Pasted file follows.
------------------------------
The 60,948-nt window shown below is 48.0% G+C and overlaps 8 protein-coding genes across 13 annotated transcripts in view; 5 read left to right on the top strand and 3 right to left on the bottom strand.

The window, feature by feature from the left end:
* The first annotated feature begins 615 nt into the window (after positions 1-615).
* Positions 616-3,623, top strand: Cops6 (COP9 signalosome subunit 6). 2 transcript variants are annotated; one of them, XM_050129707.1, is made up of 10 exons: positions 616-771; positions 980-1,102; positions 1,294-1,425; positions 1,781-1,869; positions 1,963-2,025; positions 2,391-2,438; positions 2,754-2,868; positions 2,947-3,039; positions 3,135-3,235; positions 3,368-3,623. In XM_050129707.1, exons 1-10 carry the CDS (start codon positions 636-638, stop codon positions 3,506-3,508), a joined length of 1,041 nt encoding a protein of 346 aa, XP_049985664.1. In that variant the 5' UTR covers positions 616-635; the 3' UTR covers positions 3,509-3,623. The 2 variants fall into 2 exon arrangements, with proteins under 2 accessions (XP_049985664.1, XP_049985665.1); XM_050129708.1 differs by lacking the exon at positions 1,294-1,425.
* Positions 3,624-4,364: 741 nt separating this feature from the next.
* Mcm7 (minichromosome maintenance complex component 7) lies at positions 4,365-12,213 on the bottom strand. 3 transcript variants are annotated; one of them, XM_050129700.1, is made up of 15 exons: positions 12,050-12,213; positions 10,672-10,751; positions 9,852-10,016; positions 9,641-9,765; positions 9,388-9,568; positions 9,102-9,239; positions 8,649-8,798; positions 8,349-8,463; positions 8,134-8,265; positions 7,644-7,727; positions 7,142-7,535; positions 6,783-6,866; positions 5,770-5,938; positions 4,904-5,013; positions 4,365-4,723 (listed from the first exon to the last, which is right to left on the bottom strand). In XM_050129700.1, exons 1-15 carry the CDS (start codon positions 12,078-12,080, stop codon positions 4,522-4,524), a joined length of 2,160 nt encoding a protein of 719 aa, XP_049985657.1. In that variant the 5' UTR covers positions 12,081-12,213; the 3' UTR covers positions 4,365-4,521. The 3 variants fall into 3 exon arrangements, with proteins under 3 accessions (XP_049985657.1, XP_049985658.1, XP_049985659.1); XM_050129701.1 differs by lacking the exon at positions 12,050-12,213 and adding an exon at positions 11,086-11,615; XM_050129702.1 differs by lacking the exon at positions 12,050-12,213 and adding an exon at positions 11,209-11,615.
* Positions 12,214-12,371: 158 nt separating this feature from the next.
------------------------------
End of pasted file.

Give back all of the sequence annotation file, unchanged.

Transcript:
The 60,948-nt window shown below is 48.0% G+C and overlaps 8 protein-coding genes across 13 annotated transcripts in view; 5 read left to right on the top strand and 3 right to left on the bottom strand.

The window, feature by feature from the left end:
* The first annotated feature begins 615 nt into the window (after positions 1-615).
* Positions 616-3,623, top strand: Cops6 (COP9 signalosome subunit 6). 2 transcript variants are annotated; one of them, XM_050129707.1, is made up of 10 exons: positions 616-771; positions 980-1,102; positions 1,294-1,425; positions 1,781-1,869; positions 1,963-2,025; positions 2,391-2,438; positions 2,754-2,868; positions 2,947-3,039; positions 3,135-3,235; positions 3,368-3,623. In XM_050129707.1, exons 1-10 carry the CDS (start codon positions 636-638, stop codon positions 3,506-3,508), a joined length of 1,041 nt encoding a protein of 346 aa, XP_049985664.1. In that variant the 5' UTR covers positions 616-635; the 3' UTR covers positions 3,509-3,623. The 2 variants fall into 2 exon arrangements, with proteins under 2 accessions (XP_049985664.1, XP_049985665.1); XM_050129708.1 differs by lacking the exon at positions 1,294-1,425.
* Positions 3,624-4,364: 741 nt separating this feature from the next.
* Mcm7 (minichromosome maintenance complex component 7) lies at positions 4,365-12,213 on the bottom strand. 3 transcript variants are annotated; one of them, XM_050129700.1, is made up of 15 exons: positions 12,050-12,213; positions 10,672-10,751; positions 9,852-10,016; positions 9,641-9,765; positions 9,388-9,568; positions 9,102-9,239; positions 8,649-8,798; positions 8,349-8,463; positions 8,134-8,265; positions 7,644-7,727; positions 7,142-7,535; positions 6,783-6,866; positions 5,770-5,938; positions 4,904-5,013; positions 4,365-4,723 (listed from the first exon to the last, which is right to left on the bottom strand). In XM_050129700.1, exons 1-15 carry the CDS (start codon positions 12,078-12,080, stop codon positions 4,522-4,524), a joined length of 2,160 nt encoding a protein of 719 aa, XP_049985657.1. In that variant the 5' UTR covers positions 12,081-12,213; the 3' UTR covers positions 4,365-4,521. The 3 variants fall into 3 exon arrangements, with proteins under 3 accessions (XP_049985657.1, XP_049985658.1, XP_049985659.1); XM_050129701.1 differs by lacking the exon at positions 12,050-12,213 and adding an exon at positions 11,086-11,615; XM_050129702.1 differs by lacking the exon at positions 12,050-12,213 and adding an exon at positions 11,209-11,615.
* Positions 12,214-12,371: 158 nt separating this feature from the next.